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Human Geography Chapter 1: This Is Geography
Terms in this set (100)
The study of where things are found on Earth's surface and the reasons for their locations. Based on two Greek words: geo means "Earth" and graphy means "to write". Human geography focuses on two main features of human behavior-culture and economy. Unlike historians, geographers are able to travel to locations and study Earth's surface whereas a historian cannot time travel.
A specific point on Earth, distinguished by a particular characteristic. Every one of these occupies a unique location, or position, on Earth's surface. One of two basic concepts geographers use to explain why everywhere is unique.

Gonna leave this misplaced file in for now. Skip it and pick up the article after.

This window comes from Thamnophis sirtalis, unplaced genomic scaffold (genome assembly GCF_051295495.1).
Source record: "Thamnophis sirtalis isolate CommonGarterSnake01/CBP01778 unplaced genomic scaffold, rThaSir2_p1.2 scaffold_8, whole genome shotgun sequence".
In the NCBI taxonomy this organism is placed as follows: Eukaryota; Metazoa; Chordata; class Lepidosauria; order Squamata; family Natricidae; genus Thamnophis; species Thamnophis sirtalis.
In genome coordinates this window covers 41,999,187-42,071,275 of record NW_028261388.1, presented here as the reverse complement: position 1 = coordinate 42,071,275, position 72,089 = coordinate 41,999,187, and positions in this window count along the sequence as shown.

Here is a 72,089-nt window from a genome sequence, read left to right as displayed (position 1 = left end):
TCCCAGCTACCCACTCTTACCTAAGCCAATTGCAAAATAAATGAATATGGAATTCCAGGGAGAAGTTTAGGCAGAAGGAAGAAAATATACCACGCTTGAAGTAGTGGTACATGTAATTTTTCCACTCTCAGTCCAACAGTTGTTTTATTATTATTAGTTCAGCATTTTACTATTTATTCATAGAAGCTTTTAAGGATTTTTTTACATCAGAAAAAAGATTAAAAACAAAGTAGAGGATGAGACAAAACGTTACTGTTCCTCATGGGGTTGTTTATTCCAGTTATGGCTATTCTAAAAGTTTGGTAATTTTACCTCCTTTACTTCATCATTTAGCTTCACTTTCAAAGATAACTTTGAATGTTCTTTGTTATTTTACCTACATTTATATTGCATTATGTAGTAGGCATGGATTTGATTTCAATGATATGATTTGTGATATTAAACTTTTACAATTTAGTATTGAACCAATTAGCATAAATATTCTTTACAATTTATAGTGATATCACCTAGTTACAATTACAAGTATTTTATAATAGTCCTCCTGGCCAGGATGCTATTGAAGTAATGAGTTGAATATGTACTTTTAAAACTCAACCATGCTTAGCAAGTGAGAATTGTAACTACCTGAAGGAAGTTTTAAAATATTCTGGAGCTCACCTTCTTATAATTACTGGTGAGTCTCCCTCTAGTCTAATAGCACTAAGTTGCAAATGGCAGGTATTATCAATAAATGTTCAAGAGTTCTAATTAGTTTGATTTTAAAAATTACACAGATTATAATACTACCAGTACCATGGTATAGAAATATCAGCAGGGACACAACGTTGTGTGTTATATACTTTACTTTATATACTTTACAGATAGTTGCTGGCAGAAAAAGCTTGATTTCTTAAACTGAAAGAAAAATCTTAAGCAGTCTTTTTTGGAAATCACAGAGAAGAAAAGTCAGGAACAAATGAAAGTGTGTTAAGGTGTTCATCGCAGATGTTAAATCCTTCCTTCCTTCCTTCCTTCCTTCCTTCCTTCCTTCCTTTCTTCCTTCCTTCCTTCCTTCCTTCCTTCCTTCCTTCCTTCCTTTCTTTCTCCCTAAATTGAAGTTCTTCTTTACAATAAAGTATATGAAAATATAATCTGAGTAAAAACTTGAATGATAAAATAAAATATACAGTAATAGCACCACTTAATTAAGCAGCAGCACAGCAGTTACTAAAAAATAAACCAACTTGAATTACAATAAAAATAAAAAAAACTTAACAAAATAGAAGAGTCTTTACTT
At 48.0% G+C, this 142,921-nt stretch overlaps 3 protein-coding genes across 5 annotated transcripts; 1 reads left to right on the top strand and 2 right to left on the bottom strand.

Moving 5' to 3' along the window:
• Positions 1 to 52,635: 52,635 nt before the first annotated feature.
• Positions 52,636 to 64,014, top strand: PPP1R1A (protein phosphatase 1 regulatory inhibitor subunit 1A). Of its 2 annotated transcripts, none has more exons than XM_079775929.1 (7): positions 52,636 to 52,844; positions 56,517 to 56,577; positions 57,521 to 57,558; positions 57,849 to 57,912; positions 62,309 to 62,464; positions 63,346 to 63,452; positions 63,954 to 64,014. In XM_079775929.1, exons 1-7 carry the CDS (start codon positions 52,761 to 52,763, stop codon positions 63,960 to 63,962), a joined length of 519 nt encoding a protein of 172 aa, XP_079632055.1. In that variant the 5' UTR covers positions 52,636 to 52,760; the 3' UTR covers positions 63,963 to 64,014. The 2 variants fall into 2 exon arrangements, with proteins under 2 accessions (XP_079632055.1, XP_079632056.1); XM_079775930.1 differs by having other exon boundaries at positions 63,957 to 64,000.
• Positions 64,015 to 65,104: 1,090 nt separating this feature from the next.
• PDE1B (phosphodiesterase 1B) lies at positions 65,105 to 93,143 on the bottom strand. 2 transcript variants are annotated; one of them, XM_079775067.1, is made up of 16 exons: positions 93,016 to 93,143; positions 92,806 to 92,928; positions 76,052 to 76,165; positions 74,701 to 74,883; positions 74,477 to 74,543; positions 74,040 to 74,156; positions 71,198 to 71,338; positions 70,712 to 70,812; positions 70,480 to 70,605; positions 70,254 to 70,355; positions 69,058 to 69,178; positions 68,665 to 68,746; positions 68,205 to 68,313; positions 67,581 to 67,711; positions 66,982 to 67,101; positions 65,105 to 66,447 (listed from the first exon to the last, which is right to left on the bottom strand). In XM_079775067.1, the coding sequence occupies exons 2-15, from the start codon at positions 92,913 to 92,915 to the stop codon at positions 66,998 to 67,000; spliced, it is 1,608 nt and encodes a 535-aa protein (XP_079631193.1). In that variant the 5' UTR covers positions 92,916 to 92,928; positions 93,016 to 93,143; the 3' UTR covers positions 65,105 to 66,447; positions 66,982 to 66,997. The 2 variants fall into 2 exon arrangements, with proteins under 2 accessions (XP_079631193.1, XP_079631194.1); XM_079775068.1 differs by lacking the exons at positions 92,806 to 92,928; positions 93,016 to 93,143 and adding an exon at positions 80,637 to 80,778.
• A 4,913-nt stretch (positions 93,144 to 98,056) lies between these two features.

An area of Earth defined by one or more distinctive characteristics. Geographers divide the world into a number of these. Can be applied to any area larger than a point and smaller than the entire planet. Gains uniqueness from possessing not a single human or environmental feature but a combination of them. One of two basic concepts geographers use to explain why everywhere is unique.
The relationship between the portion of Earth being studied and Earth as a whole. Geographers study a variety of these, from local to global. One of three basic concepts that explain why different locations are interrelated.
The physical gap or interval between two objects. Geographers observe that many objects are distributed across it in a regular manner, for discernible reasons. One of three basic concepts that explain why different locations are interrelated.
The relationships among people and objects across the barrier of space. Geographers are concerned with the various means by which these occur. One of three basic concepts that explain why different locations are interrelated.